Dramatic Poem

a poem which employs a dramatic form or some element or elements of dramatic techniques as a means of achieving poetic ends. The dramatic monologue is an example.

Alfred Lord Tennyson

Where Claribel low-lieth
The breezes pause and die,
Letting the rose-leaves fall:
But the solemn oak-tree sigheth,
Thick-leaved, ambrosial,
With an ancient melody
Of an inward agony,
Where Claribel low-lieth.

At eve the beetle boometh
Athwart the thicket lone:
At noon the wild bee hummeth
About the moss’d headstone:
At midnight the moon cometh,
And looketh down alone.
Her song the lintwhite swelleth,
The clear-voiced mavis dwelleth,
The callow throstle lispeth,
The slumbrous wave outwelleth,
The babbling runnel crispeth,
The hollow grot replieth
Where Claribel low-lieth.

“Claribel”, by Alfred Lord Tennyson, is an exceptional example of dramatic poetry. Tennyson creates a scenario and accentuates it by using dramatic language. The second stanza is emphasized by using the same ending sound for each word that ends a line within the stanza, “boometh…hummeth…cometh.” By using the dramatic language, Tennyson is able to produce an implausible dramatic poem.

Link: Traumatic Dome

"All experience is an arch wherethrough gleams that untravelled world whose margin fades for ever and for ever when I move."

~Alfred Lord Tennyson

Alfred Lord Tennyson

         Alfred Tennyson was born 5 August 1809, third surviving child of the Rev. George Clayton Tennyson and Elizabeth Fytche Tennyson. Although George was an elder son, his younger brother Charles was made sole heir after a disagreement between George and his father, and George was forced to earn his living as a clergyman, which he hated, but there were eleven little Tennysons he had to support by 1819. Alfred himself started writing poetry at age eight and had written most of a blank verse play by age fourteen. The year he entered Cambridge, 1827, his first published poetry appeared in Poems by Two Brothers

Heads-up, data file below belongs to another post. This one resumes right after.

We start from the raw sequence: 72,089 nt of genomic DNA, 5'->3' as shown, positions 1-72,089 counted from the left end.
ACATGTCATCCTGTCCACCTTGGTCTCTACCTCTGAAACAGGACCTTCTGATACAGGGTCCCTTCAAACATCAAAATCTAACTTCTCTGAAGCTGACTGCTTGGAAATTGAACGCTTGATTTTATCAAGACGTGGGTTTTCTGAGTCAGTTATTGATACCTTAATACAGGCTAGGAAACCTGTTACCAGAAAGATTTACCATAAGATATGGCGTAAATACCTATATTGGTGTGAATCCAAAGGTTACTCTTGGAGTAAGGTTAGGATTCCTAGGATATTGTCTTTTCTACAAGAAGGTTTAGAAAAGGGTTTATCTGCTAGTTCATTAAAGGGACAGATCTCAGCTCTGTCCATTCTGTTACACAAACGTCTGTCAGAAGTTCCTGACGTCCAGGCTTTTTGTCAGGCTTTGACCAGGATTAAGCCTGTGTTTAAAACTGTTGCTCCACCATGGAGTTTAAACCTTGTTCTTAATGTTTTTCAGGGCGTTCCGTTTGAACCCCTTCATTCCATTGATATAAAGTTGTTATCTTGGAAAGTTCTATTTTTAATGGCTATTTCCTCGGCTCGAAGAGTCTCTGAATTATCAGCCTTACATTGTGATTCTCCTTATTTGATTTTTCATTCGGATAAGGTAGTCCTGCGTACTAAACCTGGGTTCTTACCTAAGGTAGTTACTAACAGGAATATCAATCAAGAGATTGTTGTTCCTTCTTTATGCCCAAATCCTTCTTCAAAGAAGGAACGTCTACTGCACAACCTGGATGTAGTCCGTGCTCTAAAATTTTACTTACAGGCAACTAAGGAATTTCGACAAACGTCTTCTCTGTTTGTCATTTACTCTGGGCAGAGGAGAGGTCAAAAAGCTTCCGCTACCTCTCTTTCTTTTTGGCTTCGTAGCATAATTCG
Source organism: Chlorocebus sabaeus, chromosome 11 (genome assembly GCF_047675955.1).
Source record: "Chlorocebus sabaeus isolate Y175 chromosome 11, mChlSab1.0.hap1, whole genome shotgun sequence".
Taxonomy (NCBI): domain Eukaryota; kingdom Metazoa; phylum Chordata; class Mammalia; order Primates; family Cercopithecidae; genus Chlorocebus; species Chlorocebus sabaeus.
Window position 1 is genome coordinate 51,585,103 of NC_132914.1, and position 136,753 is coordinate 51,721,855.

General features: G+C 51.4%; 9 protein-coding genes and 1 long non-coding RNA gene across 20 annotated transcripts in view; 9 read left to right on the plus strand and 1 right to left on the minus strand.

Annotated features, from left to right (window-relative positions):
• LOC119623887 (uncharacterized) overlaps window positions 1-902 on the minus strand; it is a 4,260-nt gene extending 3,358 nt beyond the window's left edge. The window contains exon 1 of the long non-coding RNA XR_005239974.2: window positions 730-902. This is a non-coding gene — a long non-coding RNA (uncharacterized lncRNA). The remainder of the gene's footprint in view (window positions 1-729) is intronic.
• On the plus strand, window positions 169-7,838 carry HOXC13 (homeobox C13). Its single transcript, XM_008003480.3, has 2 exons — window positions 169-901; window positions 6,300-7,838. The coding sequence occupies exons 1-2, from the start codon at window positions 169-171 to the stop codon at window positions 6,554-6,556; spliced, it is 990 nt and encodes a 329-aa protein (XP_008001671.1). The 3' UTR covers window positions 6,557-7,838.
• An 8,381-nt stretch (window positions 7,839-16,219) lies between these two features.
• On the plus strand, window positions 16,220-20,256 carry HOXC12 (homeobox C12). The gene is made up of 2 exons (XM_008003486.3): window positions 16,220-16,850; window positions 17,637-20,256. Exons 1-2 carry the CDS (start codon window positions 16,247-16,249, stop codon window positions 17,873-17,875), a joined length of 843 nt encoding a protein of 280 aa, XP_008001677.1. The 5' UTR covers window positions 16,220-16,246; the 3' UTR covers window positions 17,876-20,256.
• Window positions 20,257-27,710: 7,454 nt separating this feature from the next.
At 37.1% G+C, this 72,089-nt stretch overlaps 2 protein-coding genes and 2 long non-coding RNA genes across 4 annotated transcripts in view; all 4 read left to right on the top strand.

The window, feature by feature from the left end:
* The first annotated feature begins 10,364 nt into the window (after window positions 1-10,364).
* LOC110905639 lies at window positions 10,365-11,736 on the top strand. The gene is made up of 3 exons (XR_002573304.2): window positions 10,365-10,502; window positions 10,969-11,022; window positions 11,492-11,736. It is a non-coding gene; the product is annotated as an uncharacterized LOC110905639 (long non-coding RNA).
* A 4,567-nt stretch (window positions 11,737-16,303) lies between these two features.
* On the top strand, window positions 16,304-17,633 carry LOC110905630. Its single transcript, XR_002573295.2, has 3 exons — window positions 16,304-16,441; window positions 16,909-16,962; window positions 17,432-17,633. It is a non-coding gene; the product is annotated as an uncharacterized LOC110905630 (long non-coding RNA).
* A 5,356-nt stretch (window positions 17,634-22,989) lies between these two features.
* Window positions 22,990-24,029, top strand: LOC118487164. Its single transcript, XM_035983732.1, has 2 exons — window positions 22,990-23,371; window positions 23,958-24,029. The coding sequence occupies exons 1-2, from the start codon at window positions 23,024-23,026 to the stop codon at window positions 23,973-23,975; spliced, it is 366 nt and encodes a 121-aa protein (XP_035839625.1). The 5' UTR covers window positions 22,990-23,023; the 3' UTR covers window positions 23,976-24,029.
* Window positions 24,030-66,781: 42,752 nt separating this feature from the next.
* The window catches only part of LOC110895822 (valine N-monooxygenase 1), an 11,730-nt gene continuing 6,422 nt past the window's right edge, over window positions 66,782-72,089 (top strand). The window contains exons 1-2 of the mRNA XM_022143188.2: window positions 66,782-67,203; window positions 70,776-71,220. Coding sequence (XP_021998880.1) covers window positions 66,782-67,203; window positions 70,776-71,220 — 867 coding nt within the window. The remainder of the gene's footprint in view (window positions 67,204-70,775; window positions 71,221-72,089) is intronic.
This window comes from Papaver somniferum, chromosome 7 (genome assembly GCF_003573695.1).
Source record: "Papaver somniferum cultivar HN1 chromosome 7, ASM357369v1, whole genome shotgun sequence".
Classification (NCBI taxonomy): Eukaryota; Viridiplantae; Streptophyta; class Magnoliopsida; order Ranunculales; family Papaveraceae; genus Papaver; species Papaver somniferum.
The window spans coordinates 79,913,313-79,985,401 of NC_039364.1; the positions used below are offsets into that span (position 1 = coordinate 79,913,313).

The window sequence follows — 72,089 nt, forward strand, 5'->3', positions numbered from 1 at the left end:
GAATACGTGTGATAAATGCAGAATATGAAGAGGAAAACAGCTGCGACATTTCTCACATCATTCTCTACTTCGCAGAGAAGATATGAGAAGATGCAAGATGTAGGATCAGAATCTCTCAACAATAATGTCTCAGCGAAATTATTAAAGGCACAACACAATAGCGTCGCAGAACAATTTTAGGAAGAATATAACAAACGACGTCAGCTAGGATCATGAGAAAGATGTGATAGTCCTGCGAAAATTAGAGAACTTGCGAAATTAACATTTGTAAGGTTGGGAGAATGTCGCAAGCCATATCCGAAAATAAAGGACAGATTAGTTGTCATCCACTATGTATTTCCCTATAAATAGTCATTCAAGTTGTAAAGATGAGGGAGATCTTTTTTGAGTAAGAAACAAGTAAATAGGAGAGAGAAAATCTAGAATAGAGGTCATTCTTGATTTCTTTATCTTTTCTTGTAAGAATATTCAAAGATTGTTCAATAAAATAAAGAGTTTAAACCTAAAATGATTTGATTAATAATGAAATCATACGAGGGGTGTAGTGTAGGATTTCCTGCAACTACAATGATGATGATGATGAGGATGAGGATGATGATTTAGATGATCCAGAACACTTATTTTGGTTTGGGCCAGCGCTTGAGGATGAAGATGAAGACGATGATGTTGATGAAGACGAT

Charles was an opium addict, and though he eventually straightened out, by then Louisa had worked herself into a nervous collapse trying to help him. So Alfred and Emily suffered the pangs of separation, which showed pretty strongly in Alfred's poetry of the time. He threw himself into traveling and studying, and he eventually became proficient in several languages, including Persian and Hebrew. By 1842, Alfred found himself well and truly famous with the publication of his Poems. Unfortunately, he had decided that his health was bad and let his doctors talk him into not writing or even really reading for almost two years.  By then, Wordsworth had died and the Court was looking for a new Poet Laureate. The job was first offered to the 87-year-old Samuel Rogers, who turned it down. Alfred's name was submitted with two others, but Prince Albert had read In Memorium, so Alfred was in. He loved being Poet Laureate, though he never quite got used to all the attention from complete strangers. His home life was what was important to him. On 11 August 1852, Hallam Tennyson was born, followed by Lionel Tennyson on 16 March 1854. Alfred was a doting father and spoiled the boys a little.

         His eyesight had gotten very bad, though fortunately he'd always composed his poems in his head, and he had Emily to act as secretary, a job which Hallam took over in 1874 due to his mother's failing health. But Alfred was afraid to take on another major work that he might not live to finish. His brother Charles died in 1879, Edward FitzGerald died in 1883, and Alfred was starting to feel lonely and old. The real blow came in 1886, when his son Lionel died of fever while at sea.

         In November 1889, Hallam's son Lionel was born, followed by Alfred, Jr. in April 1891. Alfred himself had been ill for some months, but was still working hard to prepare one last volume of poems for publication. It was published two weeks after his death, on 6 October 1892. He died peacefully, apparently of gout, with his wife and son by his side. He'd outlived most of the great writers of his time, but there were some literary luminaries at the funeral like Thomas Hardy and Arthur Conan Doyle. At Alfred's request, his poem "Crossing the Bar," an epitaph of sorts, is always printed last in any collection of his works.